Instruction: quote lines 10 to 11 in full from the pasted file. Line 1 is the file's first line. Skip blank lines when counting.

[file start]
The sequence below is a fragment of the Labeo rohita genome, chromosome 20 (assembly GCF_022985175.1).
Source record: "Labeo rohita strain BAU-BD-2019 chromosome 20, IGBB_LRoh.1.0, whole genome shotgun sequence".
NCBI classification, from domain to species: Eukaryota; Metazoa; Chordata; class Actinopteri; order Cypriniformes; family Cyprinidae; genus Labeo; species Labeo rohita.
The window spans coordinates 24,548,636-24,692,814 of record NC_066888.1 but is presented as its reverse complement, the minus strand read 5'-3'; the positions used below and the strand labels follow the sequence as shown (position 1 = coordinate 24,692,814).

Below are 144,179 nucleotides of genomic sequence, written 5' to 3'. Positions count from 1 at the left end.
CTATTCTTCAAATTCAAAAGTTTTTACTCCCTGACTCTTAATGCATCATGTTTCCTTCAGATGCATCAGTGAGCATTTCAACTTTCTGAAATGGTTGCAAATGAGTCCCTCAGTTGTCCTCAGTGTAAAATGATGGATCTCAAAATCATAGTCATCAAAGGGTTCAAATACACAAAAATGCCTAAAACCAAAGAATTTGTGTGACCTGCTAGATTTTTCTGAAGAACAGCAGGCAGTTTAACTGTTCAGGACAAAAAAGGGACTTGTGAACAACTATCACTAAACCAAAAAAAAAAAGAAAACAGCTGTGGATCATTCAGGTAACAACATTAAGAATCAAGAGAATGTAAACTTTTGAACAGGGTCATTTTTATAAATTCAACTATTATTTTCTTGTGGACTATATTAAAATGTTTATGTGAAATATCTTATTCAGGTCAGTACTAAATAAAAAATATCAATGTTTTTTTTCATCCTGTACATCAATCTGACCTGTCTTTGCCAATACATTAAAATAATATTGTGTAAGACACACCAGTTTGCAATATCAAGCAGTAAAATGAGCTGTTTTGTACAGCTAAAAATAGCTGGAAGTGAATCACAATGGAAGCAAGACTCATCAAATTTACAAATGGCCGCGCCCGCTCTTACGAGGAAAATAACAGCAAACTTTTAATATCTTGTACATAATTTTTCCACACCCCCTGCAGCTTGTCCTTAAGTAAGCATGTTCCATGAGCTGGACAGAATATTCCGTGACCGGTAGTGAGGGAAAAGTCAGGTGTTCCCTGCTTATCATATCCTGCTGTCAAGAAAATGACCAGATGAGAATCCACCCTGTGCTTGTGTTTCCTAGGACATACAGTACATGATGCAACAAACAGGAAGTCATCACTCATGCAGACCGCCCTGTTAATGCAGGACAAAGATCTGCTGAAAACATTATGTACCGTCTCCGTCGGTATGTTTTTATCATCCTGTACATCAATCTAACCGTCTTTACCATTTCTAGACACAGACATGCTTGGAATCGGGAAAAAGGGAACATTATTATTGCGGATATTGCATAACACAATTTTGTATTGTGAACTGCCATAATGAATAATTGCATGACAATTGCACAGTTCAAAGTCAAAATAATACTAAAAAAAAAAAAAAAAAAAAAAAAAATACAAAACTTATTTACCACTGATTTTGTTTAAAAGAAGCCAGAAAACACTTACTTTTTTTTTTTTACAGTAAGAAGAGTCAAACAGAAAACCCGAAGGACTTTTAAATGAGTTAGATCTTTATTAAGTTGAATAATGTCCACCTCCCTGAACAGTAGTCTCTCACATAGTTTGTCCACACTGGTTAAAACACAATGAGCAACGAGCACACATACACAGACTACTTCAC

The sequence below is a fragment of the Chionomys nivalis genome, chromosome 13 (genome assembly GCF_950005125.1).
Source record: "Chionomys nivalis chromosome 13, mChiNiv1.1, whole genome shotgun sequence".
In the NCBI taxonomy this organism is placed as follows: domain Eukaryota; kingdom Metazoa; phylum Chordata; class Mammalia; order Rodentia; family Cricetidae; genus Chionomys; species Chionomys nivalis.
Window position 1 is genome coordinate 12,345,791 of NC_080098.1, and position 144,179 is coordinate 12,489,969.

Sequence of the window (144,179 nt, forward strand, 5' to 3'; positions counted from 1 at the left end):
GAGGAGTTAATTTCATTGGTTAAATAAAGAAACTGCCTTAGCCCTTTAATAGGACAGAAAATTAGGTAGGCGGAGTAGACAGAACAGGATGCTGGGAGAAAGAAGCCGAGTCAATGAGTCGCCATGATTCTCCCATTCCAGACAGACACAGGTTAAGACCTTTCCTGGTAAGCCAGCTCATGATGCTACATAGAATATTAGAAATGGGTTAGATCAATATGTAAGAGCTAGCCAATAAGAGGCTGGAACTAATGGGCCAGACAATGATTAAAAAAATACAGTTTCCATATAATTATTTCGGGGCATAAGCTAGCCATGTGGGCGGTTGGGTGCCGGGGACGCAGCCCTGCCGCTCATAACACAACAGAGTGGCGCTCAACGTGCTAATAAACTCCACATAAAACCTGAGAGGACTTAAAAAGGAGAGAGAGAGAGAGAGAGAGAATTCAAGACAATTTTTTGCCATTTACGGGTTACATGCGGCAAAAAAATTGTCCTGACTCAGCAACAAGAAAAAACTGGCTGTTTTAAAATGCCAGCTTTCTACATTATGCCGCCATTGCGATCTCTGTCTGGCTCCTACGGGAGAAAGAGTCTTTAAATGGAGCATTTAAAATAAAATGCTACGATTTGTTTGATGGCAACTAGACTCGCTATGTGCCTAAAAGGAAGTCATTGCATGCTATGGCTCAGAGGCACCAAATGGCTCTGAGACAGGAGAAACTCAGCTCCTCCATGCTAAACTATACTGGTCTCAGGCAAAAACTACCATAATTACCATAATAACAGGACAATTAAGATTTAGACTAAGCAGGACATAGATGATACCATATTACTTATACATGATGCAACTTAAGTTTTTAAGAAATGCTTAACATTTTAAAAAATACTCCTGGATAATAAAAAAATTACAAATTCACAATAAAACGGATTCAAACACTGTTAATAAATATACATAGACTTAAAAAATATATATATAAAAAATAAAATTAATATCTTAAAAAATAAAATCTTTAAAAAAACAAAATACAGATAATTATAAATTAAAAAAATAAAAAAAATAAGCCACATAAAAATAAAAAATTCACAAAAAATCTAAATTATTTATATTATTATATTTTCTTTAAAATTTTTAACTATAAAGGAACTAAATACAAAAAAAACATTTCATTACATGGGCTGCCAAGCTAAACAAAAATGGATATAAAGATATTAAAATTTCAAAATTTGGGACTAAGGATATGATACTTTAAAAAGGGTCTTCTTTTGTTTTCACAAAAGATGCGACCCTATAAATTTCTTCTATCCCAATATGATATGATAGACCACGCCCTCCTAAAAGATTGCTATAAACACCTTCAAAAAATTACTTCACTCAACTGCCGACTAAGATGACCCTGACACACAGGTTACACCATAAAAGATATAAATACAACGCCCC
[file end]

Window position 1 is genome coordinate 12,345,791 of NC_080098.1, and position 144,179 is coordinate 12,489,969.

Sequence of the window (144,179 nt, forward strand, 5' to 3'; positions counted from 1 at the left end):